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Arteta’s tempo-setter, de facto Captain (and Arsenal’s latest Wizard?) shines against Brentford

Little Spanish genius - Santi Cazorla

 

Another satisfying afternoon’s work for Arteta’s slimmed down, tightknit unit against Brentford. The 2-1 score line was scant justice for an utterly dominant and controlled display, and but for a myopic referee and the lack of a clinical striker it could and should have been more. Nevertheless, it was sweet revenge for the Bee’s opening day win over a depleted Gunners team.

As I walked away from a windswept Emirates, despite the continued joy that the headline-making Saka and Smith-Rowe imbue, it was the performance of Martin Odegaard that left the lingering satisfaction. The Norwegian could use his right foot more often and he certainly could shoot rather than pass (you known which situation I mean,) but ultimately it was Odegaard that set the tone on Saturday afternoon.

Every top side, often littered with amazing players, will still have one individual that sets the tempo and rhythm of their team. They may not always be the team’s superstar but when they are on the top of their game, they will make the stars shine. In all honesty, despite often forgotten, Arteta himself for his first three seasons as a Gunner, was our tempo-setter. So, the Spaniard will understand the need to have at least one player who will always look to retain momentum in possession.

For too long, and this is not doing this individual any disservice, that player for Arsenal has been Granit Xhaka. The Swiss is a magnificent passer of a football but even when at his best, the tempo will not be a fast as is required to threaten the best. Even the greatest, as we saw with Man City at the weekend, when their tempo-setters like Gundogan and de Bruyne are at 80%, can suffer.

odegaard

Right now, Odegaard is Arteta’s tempo-setter and is approaching his best when it comes to neat, swift passing and interchanges. His reverse passes, often cleverly disguised, are a joy to behold and frequently wrong foot opposition defences. His on-pitch relationship with Saka is bordering on telepathic at times, and his ball retention is invaluable. It was why I was stunned that Arteta took his Norwegian playmaker off, when 1-0 up away at Wolves, when retaining possession of the football was everything.

Odegaard is not a conventional ‘10’ frequently on the right, interlinking and exchanging space and the ball with Saka, but in Arsenal’s set up this is perfect, particularly when Smith Rowe, not a conventional winger, can drift in field. I guess this is why I am so keen for Arteta to try Martinelli as a striker again, to see if it can work with ESR, Odegaard and Saka behind the Brazilian. For this to work, perhaps our blond Viking needs to add more assists and goals, but I do think his lack of assist numbers is far from indicative of his value to our creativity.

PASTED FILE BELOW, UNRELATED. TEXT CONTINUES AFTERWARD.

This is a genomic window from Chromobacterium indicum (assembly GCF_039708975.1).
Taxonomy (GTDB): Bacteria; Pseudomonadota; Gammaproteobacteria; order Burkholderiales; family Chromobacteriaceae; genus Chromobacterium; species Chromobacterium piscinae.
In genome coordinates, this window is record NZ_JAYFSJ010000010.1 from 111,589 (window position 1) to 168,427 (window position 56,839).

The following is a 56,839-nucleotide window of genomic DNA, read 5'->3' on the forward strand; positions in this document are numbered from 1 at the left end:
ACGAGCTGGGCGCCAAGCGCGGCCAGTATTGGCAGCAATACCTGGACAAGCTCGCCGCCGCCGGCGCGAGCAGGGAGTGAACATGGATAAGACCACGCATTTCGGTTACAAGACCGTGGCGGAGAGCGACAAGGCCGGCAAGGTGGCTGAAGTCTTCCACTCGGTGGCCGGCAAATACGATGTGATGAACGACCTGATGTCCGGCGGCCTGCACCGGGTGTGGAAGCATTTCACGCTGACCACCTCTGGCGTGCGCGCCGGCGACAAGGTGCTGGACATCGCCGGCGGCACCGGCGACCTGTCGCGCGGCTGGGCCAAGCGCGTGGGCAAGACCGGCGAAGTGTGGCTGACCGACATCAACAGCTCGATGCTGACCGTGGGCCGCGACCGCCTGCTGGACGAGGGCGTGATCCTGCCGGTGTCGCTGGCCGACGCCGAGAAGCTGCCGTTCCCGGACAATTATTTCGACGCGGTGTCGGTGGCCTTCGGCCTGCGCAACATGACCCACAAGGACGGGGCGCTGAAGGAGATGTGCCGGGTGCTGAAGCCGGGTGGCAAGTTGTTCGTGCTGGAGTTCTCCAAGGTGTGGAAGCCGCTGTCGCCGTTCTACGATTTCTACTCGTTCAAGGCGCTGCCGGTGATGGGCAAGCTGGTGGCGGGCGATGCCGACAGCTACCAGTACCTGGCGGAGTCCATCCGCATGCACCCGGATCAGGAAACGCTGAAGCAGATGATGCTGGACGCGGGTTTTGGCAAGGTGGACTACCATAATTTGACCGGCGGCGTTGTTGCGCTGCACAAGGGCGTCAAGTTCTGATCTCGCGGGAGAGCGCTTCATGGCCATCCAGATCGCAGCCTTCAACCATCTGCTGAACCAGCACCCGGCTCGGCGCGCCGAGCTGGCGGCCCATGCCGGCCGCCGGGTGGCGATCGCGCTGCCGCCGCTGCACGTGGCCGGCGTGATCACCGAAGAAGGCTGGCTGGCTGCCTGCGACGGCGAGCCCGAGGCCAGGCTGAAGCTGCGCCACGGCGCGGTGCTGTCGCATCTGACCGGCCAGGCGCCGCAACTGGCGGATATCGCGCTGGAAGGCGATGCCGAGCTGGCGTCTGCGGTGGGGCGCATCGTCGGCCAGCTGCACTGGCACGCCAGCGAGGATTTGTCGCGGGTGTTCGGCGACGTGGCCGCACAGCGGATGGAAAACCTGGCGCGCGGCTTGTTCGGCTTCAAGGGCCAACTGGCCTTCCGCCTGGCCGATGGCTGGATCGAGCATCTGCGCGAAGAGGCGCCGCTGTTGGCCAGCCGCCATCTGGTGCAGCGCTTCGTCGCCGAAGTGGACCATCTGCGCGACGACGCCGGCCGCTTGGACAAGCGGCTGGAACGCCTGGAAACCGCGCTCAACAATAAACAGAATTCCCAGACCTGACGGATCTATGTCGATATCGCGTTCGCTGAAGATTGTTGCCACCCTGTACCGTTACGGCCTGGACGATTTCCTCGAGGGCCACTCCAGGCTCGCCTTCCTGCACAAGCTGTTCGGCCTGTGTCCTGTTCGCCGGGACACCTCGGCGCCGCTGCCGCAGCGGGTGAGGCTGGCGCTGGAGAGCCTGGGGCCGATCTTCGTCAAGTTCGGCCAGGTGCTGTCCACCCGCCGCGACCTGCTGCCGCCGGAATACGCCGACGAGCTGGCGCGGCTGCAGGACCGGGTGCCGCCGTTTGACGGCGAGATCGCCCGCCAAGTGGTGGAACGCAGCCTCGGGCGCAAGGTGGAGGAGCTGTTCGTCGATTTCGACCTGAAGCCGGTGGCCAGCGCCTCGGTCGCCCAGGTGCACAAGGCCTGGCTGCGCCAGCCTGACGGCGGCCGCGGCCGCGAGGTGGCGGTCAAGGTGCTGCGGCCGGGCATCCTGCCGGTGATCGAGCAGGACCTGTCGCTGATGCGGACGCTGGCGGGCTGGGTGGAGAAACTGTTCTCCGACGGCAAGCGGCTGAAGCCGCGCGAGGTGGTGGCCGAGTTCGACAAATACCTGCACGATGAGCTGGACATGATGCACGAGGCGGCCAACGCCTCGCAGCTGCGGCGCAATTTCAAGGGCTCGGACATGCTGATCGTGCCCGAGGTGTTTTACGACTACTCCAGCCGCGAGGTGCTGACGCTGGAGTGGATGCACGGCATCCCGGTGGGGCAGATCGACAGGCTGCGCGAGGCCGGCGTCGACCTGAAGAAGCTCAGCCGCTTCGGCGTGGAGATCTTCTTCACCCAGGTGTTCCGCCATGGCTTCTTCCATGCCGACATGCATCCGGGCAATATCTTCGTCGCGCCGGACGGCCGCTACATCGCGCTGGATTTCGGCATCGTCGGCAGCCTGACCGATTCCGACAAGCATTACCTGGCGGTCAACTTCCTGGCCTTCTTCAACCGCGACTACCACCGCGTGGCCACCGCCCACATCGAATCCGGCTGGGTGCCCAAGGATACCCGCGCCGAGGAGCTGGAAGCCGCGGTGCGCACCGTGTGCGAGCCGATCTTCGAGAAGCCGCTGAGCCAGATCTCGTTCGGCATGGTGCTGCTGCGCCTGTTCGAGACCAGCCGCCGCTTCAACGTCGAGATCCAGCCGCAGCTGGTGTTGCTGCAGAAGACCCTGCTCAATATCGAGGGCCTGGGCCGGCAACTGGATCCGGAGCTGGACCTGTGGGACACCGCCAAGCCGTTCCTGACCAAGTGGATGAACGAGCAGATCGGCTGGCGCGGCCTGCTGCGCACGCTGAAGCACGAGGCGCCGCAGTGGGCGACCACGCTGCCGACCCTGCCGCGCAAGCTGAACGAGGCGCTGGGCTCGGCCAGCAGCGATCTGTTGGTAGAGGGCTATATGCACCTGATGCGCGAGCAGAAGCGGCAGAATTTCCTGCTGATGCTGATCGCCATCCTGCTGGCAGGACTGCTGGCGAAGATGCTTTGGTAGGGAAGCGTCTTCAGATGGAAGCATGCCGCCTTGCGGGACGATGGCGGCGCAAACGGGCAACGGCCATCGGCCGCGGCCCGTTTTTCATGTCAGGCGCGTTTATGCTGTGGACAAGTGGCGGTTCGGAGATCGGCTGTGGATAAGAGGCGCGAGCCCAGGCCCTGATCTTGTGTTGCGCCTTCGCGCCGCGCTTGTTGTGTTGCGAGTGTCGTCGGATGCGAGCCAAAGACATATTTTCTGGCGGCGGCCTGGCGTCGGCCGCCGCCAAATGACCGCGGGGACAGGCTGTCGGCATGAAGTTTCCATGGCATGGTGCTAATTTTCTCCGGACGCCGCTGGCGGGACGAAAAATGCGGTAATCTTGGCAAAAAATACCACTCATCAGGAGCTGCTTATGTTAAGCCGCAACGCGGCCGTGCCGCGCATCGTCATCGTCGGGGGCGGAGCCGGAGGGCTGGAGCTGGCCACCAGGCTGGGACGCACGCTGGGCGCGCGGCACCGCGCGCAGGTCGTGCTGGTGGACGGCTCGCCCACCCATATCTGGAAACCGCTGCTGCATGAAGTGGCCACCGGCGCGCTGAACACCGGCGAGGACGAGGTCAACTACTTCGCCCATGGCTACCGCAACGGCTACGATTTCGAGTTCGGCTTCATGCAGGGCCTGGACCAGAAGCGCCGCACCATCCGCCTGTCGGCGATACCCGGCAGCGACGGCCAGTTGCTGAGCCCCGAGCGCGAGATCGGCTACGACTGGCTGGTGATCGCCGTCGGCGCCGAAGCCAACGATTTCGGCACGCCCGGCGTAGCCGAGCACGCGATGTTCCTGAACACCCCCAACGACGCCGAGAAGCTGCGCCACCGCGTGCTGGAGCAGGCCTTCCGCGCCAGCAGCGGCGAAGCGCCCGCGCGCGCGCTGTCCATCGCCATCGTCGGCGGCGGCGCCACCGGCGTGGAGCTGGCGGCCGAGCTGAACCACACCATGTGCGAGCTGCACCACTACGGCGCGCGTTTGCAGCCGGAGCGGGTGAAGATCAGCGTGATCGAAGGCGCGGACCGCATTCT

His critics, and these lessen week-on-week, will point to these stats, but for me, those will soon follow if he maintains his current levels. Right now, Odegaard’s value, and just watch his teammates’ appreciation of him, is that he is making those around him better players, and there is no bigger compliment than that. Arteta himself allowed Ramsey to flourish, and our current Number 8 is elevating the levels of his younger colleagues.

Odegaard-Tweet

The word I used in my post-match tweet about what Odegaard gives the team is fluidity – he keeps us fluid! He has a picture in his mind, more often than not, of how he wishes to use the ball on receipt, which the best players do. However, if there are no obvious options, he will seldom pass aimlessly or play a percentage pass. He will keep the ball himself, twist and turn, until a pass to ensure Arsenal stay on the front foot becomes available to him. A huge compliment to pay him, in these attributes, would be to say he is ‘Santiesque’.

When exchanging messages with a friend after the match, that person described Odegaard as Arsenal’s de facto Captain, which sums it all up to be honest. For so long Arsenal in the latter Wenger and Emery eras were devoid of obvious leaders. Arteta is building a squad which has several and right now our Norwegian baller is certainly one of them.

This article first appeared in my Sun Fan Football column, and is republished here with permission.

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2 Responses to Arteta’s tempo-setter, de facto Captain (and Arsenal’s latest Wizard?) shines against Brentford

  1. Bob February 24, 2022 at 1:10 pm #

    I like the way you wrote it from your heart Dave.

    I hope to experience the joy of watching ‘the Arsenal midfield maestro’ once again. An Odegaard’s tale and this season is the first chapter. A tale that is hopefully as good as what Bergkamp wrote for us.

    • Dave Seager February 24, 2022 at 3:01 pm #

      Thanks mate

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